Students plan walkout to protest cuts to UT Diversity and Inclusion Office

The Tennessee House of Representatives approved legislation Monday to cut funding for the University of Tennessee’s Office of Diversity and Inclusion, inspiring students to stage a walkout.

HB 2248, which passed 66-22, would cut the diversity office’s full appropriation of $436,700 and reallocate the money to a minority engineering scholarship program and the purchase of “In God We Trust” decals for law enforcement vehicles. The bill must now be approved by the Senate, where companion legislation is scheduled for consideration at a committee hearing Tuesday afternoon.

[RELATED: TN legislators ponder cutting funds for Diversity and Inclusion, Sex Week]

In addition to the cuts, the bill also includes language intended to prevent UT from circumventing the legislature’s intent, specifying that no state funds shall be used “to promote the use of gender neutral pronouns, to promote or inhibit the celebration of religious holidays, or to fund or support sex week,” even if the funding comes from a different office.

Lawmakers have been sparring with university administrators for months over HB 2248, which was introduced in January after lawmakers took exception to several initiatives sponsored by the Diversity Office, such as guidelines to “ensure your holiday party is not a Christmas party in disguise” and a primer on gender-neutral pronouns, both of which were removed from the school’s website in response to public outrage.

[RELATED: Lawmakers: UT diversity office a ‘national embarrassment’]

[RELATED: Universities urge students to use gender-neutral pronouns]

[RELATED: Faculty Senate defends UT inclusive holiday party guidelines]

Another long-simmering issue, particularly for conservative legislators, has been UT’s annual “Sex Week” event, which this year featured workshops promoting both anal sex and BDSM. The Tennessee General Assembly responded to the first iteration of Sex Week in 2013 by cutting more than half the funding for the event, and finished the job the following year by requiring that it be funded solely through optional student fees.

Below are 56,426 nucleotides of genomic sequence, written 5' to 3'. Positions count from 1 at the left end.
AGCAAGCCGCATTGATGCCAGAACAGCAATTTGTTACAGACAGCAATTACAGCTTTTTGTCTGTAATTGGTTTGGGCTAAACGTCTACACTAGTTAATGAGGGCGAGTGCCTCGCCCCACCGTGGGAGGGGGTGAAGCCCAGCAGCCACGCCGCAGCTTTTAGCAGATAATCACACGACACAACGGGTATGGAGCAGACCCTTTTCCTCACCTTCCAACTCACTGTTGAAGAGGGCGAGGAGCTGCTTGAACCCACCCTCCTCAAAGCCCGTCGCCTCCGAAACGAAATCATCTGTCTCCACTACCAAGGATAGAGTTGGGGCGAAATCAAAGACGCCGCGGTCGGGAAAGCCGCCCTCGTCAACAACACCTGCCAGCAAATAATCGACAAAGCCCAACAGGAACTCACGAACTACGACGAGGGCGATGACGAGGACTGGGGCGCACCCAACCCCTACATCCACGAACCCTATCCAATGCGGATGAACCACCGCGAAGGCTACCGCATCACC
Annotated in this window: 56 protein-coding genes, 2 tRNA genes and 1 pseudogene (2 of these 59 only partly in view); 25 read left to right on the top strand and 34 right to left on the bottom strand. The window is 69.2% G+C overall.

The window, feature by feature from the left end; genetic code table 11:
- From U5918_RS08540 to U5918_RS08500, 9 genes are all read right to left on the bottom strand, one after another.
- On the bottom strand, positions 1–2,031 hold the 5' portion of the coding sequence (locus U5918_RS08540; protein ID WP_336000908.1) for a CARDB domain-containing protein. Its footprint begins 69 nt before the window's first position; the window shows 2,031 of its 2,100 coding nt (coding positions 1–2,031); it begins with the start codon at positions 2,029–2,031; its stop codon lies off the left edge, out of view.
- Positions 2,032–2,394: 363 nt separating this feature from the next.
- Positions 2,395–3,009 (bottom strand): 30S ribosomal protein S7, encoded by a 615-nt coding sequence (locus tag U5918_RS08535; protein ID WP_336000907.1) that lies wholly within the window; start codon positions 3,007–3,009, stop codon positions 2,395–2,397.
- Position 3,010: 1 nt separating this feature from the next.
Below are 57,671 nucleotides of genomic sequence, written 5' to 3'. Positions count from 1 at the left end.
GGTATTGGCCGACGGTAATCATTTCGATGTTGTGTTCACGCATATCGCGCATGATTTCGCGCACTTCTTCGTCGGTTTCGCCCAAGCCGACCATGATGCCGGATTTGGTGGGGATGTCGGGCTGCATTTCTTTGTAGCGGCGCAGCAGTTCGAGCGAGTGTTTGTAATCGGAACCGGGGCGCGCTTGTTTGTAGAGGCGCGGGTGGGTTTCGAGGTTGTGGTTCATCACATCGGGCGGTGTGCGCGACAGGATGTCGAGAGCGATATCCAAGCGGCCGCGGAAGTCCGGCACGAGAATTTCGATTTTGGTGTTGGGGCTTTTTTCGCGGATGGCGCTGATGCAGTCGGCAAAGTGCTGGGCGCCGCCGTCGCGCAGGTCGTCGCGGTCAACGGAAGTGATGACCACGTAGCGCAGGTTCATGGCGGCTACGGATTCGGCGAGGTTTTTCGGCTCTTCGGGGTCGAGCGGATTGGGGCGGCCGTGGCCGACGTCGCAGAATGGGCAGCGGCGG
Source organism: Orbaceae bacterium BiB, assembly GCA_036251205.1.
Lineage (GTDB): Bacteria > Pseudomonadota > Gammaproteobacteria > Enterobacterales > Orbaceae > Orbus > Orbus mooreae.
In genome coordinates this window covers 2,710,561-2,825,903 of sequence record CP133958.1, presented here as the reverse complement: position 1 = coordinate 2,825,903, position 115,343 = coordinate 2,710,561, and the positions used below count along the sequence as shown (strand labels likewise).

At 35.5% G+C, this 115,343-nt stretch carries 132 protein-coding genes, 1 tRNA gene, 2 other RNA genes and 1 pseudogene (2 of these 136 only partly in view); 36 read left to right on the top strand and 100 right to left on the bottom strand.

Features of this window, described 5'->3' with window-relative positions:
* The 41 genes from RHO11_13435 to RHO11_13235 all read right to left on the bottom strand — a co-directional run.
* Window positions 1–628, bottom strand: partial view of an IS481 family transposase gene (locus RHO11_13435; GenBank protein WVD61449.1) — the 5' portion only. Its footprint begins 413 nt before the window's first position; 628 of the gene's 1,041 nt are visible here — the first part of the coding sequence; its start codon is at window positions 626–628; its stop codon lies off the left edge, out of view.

[RELATED: UT-Knoxville Sex Week to feature ‘BDSM’ and ‘Butt Stuff’ workshops]

Opponents within the UT community, however, are loudly protesting the legislation, planning a “Mass Class Exit” event Tuesday afternoon that organizers hope will “send a message” to legislators that has apparently not been communicated by the numerous rallies that have taken place over the past few months.

“Our legislators know what the campus community wants, but they have failed to listen,” the event description states. “They continue to ignore what students, faculty, and workers at UT have repeatedly told them we need, more funding, and are instead stripping away people’s rights and privacy all over the state.”

Amusingly, the page also explains that rather than using the more-common term “walkout” in referring to the demonstration, “we are naming this event Mass Class Exit to refrain from using ableist language,in keeping with our commitment to intersectionality and collective liberation.”

The university’s student newspaper, The UT Daily Beacon, also received numerous letters-to-the-editor from student organizations and Student Government executives, all denouncing the cuts and extolling the virtues of the Office of Diversity and Inclusion.

[RELATED: UT Dean rallies faculty against bill to cut diversity funding]

Elizabeth Stanfield and Colleen Ryan, co-chairs of Sexual Empowerment and Awareness at Tennessee (SEAT), declared the group’s “firm opposition” to the legislation, saying, “diversity and inclusion are critical to our university, even if our state legislature doesn't think so,” and pledging that SEAT would participate in Tuesday’s walkout.

Panhellenic Council President Elisabeth Logan likewise expressed her opposition to the bill on behalf of the Greek community, though she stopped short of explicitly encouraging fraternity and sorority members to participate in demonstrations against it.

“Defunding the Office of Diversity and Inclusion would cause the recruitment and retention of the students who enrich and strengthen our community to plummet,” she claims. “And to the Tennessee Legislature, I encourage you to hear the student voice. Many students would be affected very negatively if the Office of Diversity and Inclusion were to lose its funding, and it is not right for you to decide what our experience holds.”

The President, Vice President, and Student Services Director of the UT Student Government Association also contributed a letter making substantially similar arguments, but in the context of a separate bill, SB 1902, that has been deferred to “summer study,” effectively tabling it for the remainder of the current legislative session.

“UT students need to realize that any given bill that threatens the sustainability of an office that offers our campus such an integral piece of its identity is a threat to us all,” the executives contend, asserting that even “students who had never heard about the Office before its funding was threatened will notice the void the moment it goes missing.”

Companion legislation in the Senate, SB 1912, is scheduled for consideration Tuesday afternoon at a hearing of the Senate Finance, Ways, and Means Committee. This article will be updated once the Committee has finished deliberating.

UPDATE: The Senate Finance, Ways, and Means Committee recommended SB 1912 for passage, setting up an impending floor vote by the full Senate.

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